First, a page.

We’ve found a fun app last week which shows the future you (The Face app). Looking at how your friends and family will look after 25-35 years from now. Honestly, everyone loves the results we are getting from the FaceApp. But it really goes like that?
WhatsApp groups, Facebook, Twitter is flooded with the photos and everyone is commenting to their friend’s posts. It’s like we the first one who tried something new in the social network and it created a buzz in the profile which brings happiness for no good reason because results are imaginary calculated by the programming codes. But anyway it’s a fun game now- but once you read the user agreement that you’ve agreed to use the app will force you to think about the fun game. You must read the first sentence which indirectly says “ENTER AT YOUR OWN RISK”.
You should know, Face App is not a new app, it keeps returning every few years when it suddenly becomes viral because of a new feature. What I’d look like if I was old/young/a different gender if you’d like a little hypothetical peak into the future. And while the basic version of the app is FREE, it does come with a pretty wild cost buried in its T & S agreement with the users.
The AI photo editor is created by a Russian company called Wireless Lab. There have been reports that it rolls & have access to all the images stored in your device (not just the selfie you upload to have fun around it), but privacy experts couldn’t find any evidence.
Terms and Service Agreement of Face App:
Instead, the real concern with Face App appears which you “agreed” without reading it- quoting directly here-“a perpetual, irrevocable, nonexclusive, royalty-free, worldwide, fully-paid, transferable, sub-licensable license to use, reproduce, modify, adapt, publish, translate, creative derivative works from, distribute, publicly perform and display your User Content, and any name username or likeness provided in connection with your User Content in all media formats and channels now known or later developed, without compensation to you”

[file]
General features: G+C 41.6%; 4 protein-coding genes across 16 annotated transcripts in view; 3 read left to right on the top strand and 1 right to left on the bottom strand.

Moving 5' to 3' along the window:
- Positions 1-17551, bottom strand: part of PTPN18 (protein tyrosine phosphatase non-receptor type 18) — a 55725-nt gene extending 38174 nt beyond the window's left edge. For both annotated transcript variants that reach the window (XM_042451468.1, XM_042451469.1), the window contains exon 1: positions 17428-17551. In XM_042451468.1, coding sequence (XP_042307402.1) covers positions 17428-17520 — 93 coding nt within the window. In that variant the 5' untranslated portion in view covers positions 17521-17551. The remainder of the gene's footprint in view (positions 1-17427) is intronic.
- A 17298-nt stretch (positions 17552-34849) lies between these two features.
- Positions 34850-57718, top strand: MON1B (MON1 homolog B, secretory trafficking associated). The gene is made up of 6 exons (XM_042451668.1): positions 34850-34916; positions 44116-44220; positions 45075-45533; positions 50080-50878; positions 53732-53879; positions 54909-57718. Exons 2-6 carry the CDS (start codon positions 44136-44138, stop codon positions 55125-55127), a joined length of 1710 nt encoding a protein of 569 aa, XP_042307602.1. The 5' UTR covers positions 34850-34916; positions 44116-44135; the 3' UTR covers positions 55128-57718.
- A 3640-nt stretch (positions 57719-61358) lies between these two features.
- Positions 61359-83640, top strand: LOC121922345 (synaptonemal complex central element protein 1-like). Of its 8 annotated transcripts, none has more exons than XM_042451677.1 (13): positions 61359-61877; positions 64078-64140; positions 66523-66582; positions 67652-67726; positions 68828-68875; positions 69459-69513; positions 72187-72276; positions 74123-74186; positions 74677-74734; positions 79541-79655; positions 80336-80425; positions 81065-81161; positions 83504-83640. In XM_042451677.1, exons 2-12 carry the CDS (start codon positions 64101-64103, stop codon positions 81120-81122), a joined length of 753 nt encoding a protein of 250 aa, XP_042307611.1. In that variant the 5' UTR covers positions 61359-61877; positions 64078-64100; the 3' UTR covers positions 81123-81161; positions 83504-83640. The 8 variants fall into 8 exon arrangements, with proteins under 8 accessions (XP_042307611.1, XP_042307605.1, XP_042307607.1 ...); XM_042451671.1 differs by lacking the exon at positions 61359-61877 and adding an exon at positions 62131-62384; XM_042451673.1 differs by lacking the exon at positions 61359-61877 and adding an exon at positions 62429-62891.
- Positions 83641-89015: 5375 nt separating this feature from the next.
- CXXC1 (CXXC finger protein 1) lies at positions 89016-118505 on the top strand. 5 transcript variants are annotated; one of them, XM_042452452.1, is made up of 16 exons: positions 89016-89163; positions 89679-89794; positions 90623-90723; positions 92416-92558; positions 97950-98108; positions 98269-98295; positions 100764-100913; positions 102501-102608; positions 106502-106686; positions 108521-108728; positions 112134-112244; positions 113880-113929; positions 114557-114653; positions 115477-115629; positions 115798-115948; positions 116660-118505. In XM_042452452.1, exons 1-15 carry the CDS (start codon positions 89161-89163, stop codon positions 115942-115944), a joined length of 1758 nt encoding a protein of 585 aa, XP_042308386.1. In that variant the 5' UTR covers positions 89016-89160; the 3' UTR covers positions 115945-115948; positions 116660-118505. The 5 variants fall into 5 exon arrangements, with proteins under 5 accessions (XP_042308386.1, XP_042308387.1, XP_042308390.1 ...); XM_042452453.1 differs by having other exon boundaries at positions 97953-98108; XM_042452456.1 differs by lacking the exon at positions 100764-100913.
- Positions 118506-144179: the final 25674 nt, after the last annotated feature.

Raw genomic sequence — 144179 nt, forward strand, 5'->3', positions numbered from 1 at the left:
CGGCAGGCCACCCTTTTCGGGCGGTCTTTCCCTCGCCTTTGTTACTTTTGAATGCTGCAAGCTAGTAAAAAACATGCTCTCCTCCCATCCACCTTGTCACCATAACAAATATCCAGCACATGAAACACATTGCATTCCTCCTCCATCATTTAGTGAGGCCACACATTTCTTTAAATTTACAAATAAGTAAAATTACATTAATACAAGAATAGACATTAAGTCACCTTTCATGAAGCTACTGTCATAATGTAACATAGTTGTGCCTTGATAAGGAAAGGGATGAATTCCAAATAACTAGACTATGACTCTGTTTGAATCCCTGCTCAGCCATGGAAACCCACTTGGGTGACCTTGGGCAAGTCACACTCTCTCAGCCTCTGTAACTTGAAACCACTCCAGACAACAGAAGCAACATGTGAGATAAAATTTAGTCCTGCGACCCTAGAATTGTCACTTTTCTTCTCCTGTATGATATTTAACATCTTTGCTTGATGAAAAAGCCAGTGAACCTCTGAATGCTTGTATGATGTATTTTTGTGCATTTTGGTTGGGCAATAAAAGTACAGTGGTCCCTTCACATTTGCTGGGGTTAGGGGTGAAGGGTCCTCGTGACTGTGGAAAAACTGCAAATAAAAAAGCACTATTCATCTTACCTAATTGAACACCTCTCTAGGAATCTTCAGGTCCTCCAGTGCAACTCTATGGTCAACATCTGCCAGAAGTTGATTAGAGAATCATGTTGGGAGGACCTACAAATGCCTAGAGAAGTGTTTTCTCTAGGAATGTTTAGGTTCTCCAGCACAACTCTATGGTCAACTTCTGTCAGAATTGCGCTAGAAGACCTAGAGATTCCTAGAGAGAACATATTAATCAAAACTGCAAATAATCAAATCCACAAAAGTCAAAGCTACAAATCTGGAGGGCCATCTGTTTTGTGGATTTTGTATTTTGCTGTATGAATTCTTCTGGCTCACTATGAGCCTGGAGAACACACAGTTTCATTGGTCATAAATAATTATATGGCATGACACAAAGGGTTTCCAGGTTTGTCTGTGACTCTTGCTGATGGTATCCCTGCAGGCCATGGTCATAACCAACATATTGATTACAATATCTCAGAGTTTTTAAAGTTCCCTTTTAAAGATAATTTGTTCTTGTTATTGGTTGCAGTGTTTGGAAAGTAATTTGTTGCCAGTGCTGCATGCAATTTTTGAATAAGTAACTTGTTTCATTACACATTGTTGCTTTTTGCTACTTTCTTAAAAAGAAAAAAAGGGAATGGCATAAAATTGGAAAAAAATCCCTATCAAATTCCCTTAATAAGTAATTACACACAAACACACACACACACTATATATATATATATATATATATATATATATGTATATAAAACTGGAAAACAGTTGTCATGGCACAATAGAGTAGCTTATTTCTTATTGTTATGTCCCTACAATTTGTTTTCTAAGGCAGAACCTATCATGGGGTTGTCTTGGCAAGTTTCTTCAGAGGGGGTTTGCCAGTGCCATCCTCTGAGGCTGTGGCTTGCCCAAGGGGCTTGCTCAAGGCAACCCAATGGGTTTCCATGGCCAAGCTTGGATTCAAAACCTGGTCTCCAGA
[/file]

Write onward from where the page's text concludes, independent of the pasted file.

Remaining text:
That’s a lot of words to basically say your photo forever belongs to Wireless Lab and anyone they want to give it to, to do whatever they want with forever.
“The license is so lax. They can claim you agree they can send to wherever they like to whoever the like, & so long as there is some connection, [they can] do a lot of things with it.”Privacy expert David Vaile told the Australian Broadcasting Corporation
Well. Are we ready for this data mining game? That’s the million-dollar question. IBM was caught in a similar scandal, using Flickr photos to train digital facial recognition software without users’ knowledge.
Think twice or maybe thrice when you go for experiments in the digital world just because it’s on-trending.
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